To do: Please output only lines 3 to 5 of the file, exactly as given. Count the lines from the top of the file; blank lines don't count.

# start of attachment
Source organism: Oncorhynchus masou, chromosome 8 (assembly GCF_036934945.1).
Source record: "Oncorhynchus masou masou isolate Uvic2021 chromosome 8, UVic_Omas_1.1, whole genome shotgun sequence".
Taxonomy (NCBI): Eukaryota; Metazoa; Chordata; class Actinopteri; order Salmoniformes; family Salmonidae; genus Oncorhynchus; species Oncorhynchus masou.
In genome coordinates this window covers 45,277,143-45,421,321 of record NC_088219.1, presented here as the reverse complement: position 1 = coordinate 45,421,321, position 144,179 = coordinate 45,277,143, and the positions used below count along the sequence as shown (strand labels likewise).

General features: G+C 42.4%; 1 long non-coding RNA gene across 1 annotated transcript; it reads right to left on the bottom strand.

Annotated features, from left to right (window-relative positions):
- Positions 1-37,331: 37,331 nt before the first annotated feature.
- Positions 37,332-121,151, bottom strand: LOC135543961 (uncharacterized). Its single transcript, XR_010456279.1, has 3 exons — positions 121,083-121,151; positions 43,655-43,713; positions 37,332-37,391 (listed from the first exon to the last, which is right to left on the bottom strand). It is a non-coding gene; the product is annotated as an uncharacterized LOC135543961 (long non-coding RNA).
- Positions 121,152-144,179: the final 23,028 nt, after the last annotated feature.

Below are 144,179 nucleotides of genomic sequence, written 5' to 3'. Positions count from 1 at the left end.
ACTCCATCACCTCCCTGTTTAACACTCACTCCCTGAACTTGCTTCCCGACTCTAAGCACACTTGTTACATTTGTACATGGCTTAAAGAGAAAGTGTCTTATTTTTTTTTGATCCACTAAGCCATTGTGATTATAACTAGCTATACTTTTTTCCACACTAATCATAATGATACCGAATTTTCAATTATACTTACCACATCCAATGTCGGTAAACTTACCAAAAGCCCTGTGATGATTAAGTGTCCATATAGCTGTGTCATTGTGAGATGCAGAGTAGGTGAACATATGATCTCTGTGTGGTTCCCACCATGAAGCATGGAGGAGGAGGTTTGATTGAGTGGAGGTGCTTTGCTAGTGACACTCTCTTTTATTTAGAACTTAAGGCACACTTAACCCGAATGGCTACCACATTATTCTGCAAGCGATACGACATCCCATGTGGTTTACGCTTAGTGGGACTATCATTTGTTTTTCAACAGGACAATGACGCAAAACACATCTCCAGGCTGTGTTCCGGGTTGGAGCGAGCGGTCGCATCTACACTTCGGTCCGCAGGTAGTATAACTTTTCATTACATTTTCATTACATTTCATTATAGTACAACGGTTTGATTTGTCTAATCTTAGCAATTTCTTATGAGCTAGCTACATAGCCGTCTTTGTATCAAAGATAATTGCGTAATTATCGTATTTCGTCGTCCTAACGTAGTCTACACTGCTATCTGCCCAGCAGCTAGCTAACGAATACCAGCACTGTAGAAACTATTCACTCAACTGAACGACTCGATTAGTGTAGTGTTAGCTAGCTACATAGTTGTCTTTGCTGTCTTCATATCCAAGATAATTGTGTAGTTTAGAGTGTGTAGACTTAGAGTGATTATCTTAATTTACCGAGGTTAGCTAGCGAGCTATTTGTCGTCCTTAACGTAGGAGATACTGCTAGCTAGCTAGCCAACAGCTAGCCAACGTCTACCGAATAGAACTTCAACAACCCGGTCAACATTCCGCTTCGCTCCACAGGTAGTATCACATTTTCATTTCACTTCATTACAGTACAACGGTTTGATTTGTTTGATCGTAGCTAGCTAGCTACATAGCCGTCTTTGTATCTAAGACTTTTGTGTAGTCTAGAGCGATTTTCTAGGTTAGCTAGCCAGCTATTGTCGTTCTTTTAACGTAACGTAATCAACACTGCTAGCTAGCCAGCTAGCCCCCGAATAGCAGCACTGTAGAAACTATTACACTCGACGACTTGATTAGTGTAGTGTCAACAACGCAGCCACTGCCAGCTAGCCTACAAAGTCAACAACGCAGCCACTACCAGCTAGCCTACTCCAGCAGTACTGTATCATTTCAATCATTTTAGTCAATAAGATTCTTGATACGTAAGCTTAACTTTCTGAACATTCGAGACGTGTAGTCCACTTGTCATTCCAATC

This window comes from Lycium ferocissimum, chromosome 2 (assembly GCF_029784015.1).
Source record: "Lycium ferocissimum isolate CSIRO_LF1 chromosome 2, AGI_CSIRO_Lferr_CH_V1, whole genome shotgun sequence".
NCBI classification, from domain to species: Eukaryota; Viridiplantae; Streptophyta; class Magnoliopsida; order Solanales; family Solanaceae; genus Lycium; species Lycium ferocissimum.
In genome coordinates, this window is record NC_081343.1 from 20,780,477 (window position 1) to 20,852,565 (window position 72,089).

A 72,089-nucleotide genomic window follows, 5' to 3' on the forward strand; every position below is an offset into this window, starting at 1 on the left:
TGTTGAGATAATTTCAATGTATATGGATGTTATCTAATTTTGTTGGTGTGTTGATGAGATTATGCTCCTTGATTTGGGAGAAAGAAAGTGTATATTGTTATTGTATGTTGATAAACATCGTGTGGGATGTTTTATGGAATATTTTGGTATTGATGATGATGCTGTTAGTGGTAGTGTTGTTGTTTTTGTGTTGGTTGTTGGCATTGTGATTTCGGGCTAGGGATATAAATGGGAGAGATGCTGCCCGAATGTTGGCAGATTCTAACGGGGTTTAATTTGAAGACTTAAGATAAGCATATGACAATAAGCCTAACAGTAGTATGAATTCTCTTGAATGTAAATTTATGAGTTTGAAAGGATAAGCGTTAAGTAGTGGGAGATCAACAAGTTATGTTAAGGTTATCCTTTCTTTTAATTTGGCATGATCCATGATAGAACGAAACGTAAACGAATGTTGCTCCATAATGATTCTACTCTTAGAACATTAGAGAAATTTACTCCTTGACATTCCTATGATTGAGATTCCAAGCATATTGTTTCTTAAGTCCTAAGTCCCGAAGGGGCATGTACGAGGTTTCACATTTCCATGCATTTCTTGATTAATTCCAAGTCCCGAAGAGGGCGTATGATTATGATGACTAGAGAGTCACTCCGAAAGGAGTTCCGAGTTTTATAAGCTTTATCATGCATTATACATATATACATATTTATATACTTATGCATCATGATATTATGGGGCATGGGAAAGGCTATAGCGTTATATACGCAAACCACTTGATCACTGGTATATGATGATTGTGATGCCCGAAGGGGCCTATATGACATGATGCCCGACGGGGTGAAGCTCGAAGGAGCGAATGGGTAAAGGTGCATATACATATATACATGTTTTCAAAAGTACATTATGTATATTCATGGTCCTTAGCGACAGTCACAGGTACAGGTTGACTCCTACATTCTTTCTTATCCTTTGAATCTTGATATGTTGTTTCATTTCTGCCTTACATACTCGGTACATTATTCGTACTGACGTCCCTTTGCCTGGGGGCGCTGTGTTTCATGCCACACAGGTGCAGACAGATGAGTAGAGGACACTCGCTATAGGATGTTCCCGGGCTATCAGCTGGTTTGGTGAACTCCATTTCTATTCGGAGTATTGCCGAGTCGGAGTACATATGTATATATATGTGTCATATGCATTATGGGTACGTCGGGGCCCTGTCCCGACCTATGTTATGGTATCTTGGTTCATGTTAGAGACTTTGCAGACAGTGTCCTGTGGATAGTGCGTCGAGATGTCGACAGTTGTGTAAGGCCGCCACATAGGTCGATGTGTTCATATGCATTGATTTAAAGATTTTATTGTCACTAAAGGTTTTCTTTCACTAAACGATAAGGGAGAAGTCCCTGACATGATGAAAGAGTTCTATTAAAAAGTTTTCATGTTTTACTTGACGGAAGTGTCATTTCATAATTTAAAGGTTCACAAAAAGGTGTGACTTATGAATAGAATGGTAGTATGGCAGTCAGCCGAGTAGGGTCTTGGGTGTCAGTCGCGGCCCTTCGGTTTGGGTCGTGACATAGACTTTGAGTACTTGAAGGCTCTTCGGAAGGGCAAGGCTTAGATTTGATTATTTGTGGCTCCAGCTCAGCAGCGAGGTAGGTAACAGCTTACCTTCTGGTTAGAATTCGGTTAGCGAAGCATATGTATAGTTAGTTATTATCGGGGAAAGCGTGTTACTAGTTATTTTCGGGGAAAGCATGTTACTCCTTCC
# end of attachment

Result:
Taxonomy (NCBI): Eukaryota; Metazoa; Chordata; class Actinopteri; order Salmoniformes; family Salmonidae; genus Oncorhynchus; species Oncorhynchus masou.
In genome coordinates this window covers 45,277,143-45,421,321 of record NC_088219.1, presented here as the reverse complement: position 1 = coordinate 45,421,321, position 144,179 = coordinate 45,277,143, and the positions used below count along the sequence as shown (strand labels likewise).

General features: G+C 42.4%; 1 long non-coding RNA gene across 1 annotated transcript; it reads right to left on the bottom strand.